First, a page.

18 inmates graduate from California prison leadership program

Graduates of the Junior Mentor Leadership Program received their diplomas at the June 3, 2021, graduation at Valley State Prison. (PHOTO: CDCR)

Eighteen young men graduated Friday from the Junior Mentor Leadership Program at Valley State Prison in Chowchilla, where younger inmates work to earn college credits and receive training in skills like anger management, relationships, and reentry planning.

The Youthful Offenders Program, YOP, was established in 2014 through Assembly Bill 1276. The class allows the California Department of Corrections and Rehabilitation to grant special classification consideration to “youthful offenders” who are under the age of 22 and were admitted to prison on or after July 1, 2015.

There are currently 10 California prisons with a Youthful Offenders Program, however, Valley State Prison is the only facility with a Junior Mentor Leadership Program — established in 2018 with help from ReEvolution, a non-profit built to reduce incarceration and build communities.

“I view the Youthful Offender Program as a critical component of rehabilitating and developing youth into positive members of society,” VSP Warden Raythel Fisher said. “The mentors serve as role models and share their own experiences dealing with the pitfalls of incarceration. The program centers on self-accountability, goal setting, conflict resolution and the development of a sense of responsibility.”

CDCR said the program was created to “give youthful offenders the opportunity to be housed in lower-security facilities with more access to rehabilitative programming and positive influences.”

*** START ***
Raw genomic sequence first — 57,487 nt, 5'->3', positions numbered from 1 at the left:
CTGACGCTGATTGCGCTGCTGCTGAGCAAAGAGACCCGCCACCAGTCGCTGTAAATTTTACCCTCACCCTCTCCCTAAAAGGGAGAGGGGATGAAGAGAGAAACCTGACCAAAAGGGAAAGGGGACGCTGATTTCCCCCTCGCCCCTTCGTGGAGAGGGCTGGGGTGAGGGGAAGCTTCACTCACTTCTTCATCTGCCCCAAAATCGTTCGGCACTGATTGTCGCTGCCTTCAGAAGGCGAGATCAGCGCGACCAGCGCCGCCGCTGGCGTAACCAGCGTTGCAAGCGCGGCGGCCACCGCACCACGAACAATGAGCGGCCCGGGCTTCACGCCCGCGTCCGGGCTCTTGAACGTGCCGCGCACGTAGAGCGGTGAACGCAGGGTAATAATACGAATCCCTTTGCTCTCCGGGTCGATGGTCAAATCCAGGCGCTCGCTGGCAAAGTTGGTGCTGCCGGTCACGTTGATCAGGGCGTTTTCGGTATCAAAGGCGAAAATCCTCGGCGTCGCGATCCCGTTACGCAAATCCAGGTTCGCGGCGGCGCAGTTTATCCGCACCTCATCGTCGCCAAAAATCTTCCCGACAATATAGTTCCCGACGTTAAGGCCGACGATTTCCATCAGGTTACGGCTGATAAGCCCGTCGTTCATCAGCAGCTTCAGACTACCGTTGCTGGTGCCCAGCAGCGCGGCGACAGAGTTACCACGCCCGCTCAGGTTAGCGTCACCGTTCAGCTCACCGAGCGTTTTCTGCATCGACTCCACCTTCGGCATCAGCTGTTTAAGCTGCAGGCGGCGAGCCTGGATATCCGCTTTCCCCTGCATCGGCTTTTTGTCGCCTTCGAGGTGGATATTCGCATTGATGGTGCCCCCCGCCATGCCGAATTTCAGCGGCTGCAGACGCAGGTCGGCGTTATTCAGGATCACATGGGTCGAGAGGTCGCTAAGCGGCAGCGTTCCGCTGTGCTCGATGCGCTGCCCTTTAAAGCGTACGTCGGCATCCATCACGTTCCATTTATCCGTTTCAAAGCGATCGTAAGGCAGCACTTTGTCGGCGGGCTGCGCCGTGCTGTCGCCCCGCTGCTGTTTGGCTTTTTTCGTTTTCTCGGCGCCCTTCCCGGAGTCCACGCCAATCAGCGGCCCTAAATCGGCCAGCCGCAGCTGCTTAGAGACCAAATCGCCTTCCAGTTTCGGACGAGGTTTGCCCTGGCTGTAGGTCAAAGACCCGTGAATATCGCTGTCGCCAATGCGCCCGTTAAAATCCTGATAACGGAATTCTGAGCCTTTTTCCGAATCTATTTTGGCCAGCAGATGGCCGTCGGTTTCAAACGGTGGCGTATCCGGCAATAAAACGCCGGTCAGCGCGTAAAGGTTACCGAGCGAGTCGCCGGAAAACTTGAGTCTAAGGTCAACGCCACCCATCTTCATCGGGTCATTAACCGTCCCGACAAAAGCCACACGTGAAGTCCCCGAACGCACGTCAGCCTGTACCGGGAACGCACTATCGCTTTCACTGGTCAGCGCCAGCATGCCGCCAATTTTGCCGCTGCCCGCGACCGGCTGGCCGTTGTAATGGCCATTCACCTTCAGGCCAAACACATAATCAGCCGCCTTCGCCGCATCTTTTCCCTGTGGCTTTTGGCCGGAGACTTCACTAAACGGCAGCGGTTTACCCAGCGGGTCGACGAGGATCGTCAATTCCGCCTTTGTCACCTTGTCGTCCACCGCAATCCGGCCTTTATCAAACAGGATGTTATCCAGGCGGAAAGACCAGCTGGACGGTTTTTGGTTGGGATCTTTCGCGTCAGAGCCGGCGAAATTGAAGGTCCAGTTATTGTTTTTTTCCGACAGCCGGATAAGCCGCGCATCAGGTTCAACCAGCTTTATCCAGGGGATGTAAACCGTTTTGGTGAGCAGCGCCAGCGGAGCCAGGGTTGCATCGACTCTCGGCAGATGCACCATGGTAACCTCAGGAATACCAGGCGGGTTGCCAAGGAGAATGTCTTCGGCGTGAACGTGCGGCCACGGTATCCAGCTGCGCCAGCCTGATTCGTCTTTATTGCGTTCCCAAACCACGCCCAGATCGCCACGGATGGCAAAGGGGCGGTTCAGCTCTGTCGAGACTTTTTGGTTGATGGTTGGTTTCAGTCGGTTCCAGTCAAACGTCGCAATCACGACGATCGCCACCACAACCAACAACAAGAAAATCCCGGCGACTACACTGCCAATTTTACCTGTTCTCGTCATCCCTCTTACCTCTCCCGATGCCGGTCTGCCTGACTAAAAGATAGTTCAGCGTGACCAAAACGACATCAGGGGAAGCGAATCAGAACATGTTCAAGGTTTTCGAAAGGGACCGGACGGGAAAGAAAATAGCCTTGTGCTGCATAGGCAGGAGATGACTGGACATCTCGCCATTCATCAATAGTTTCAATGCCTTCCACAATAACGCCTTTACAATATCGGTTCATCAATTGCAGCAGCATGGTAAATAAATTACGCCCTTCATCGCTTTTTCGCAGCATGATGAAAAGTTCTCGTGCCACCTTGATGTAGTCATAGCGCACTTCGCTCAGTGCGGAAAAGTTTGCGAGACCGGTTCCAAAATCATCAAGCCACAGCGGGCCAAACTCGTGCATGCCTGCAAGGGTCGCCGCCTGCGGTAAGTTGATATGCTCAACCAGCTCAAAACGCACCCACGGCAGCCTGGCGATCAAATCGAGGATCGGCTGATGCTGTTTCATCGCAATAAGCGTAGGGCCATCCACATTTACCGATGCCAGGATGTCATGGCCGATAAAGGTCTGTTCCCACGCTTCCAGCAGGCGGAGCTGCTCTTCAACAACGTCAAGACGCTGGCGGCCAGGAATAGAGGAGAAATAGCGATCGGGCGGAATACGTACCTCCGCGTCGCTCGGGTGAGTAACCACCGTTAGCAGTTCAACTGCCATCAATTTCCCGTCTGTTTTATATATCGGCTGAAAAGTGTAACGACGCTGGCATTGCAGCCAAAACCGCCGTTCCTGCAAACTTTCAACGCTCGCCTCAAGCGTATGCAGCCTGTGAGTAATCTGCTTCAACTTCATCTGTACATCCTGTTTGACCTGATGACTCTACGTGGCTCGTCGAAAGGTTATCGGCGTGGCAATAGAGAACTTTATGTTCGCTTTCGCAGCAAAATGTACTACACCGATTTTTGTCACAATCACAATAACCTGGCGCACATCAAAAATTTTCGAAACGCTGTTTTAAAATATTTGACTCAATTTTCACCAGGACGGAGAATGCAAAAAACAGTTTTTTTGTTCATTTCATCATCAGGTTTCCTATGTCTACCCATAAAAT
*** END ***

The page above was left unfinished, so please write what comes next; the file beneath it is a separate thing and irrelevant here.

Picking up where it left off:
Cesar Gonzalez and his dog (WriteAPrisoner.com)

Cesar Gonzalez was one of the 18 to graduate. He arrived at VSP at the age of 19 to serve a 12-year sentence, where he was encouraged to join the YOP to get back on the right track.

“The YOP gave me a choice, the right choice,” Gonzalez said. “When I graduated from the program I had learned about positive choices and everyone around me painted a good picture of what happens when I do the right thing. This experience gave me a sense of control in my life. Before prison, I was involved in gangs on the streets and this was now a different type of interaction with new goals.”

VSP staff and prisoners alike worked together to complete the leadership program throughout the COVID-19 pandemic. The groups strived to follow public health and safety guidelines and were able to graduate on schedule.

Friday’s ceremony featured guest speaker Paul Galloway, a former junior mentor instructor. Galloway was recently paroled from VSP but returned to tell the graduates to work hard and stay out of trouble.

The 18 graduates will now complete 500 hours of internship and will serve as mentors to other young men in the YOP.



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